by Robert Kirchner
The area west of the Rum River and north of Main Street were neighborhoods known as Martinville (later as Slab Town) and the mysterious Frog Town.
Martinville emerged on the west bank of the Rum River just south of the railroad tracks. In 1868 A. and B. Martin subdivided this area and established a steam saw mill. Later, the St. Paul Lumber Company operated the mill and still later it was purchased by Reed and Sherwood.
Newspaper items track some of the goings on in this neighborhood.
An Aug. 26, 1873 tidbit read: “the fellows who keep a saloon in Martinsville, were tried before Justice Church, last Saturday, and fined $40 and costs for selling liquor.”
A few months later on Dec. 9 this appeared: “Complaints are numerous of the water in the wells giving out in Martinsville. Fixing the dam is the cause.”
The Martin name faded and the area became known as Slab Town because of the great piles of pine slab produced by the mill. Slab is the outside piece first cut from a log to square it off. It was often used for firewood, furniture making and reinforcing the riverbank.
A woman living there in the 1880s later wrote:
“In the days when three saw mills (St. Paul, Washburn and Page’s) were busy and the lumber yards took much space, there was a portion of the City in the vicinity of the St. Paul Mill where the Reed and Sherwood Lumber Yards were, that was called Slab Town.
Horses were always dragging dump carts filled with slabs away for fuel and still acres and acres of them remained making the name very appropriate.
The naturally fine scenery along the Rum and stretching westward was marred with the river full of logs, and the piles of lumber and slabs but the skies were blue, the trees leafed and the river ran, and Nature talked to us even in Slab Town.”
She explained that “our neighbors in Slab Town were mostly from Maine or other eastern parts. They were dependent upon the lumber industry and chiefly upon Reed and Sherwood. Most of them owned their homes and lived decently on wages we would think too small today.”
“My father worked for 90 cents a day our first winter in Anoka, when the days were too short for full time or ten hours. Later for more skilled work he received $2.50 and maybe $3.00 some of the year. He always had a garden and had some dairying besides.”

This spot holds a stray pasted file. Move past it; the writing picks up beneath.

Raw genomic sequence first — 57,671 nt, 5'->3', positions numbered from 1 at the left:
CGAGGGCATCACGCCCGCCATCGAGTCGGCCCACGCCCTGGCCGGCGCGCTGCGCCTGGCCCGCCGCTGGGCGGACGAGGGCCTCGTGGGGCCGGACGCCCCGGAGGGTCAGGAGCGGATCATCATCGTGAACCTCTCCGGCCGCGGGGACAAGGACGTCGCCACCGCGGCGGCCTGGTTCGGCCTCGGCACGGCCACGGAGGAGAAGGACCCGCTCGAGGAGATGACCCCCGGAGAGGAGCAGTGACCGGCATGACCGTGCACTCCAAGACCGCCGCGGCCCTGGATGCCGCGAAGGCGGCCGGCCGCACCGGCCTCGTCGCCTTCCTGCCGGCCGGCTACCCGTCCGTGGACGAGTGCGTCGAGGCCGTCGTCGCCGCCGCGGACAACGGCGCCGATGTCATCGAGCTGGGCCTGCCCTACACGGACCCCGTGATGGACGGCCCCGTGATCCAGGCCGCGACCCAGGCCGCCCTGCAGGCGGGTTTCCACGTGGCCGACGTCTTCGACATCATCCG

She revealed that Slab Town residents enjoyed neighborhood gatherings, such as card parties and surprise birthday parties. Most belonged to one of the churches or lodges in the city. They were Baptists, Methodists, Roman Catholics, Universalists and a few Spiritualists, who told fortunes to amuse their neighbors for money.
Adjacent to Slab Town, near the present golf course, was a tiny neighborhood called Frog Town. It was situated on a low marsh-like tract of land inhabited by many frogs. Nearby a small subdivision of residences was occupied by a few French families.
This coincidence and the historic link between the French and frogs was not missed by the newspaper.
On May 20, 1873 the Anoka County Union reported a sad lumber yard accident which occurred in Martinville and resulted in injury to a Frenchman “with an unpronounceable name.”
The same issue reported “the organization of the various frog choirs for this seasons campaign has been completed. One of their number, evidently the bass singer, was heard clearing his throat the other night.”
It is unclear whether it was the frogs or the Frenchmen that inspired the name of Frog Town.
Although the mills and slab piles are gone, many of the homes built in those early years remain. The neighborhood is now bisected by Highway 10 and bordered on the west by Green Haven Golf Course. The former mill site near the railroad tracks now accommodates Anoka-Hennepin school facilities which will soon become district headquarters.
So life goes on in Slab Town, where the skies are blue, the trees leaf, the river runs and nature still talks to the residents.
Bob Kirchner is a local historian, seminary student and city of Anoka’s part-time community development director.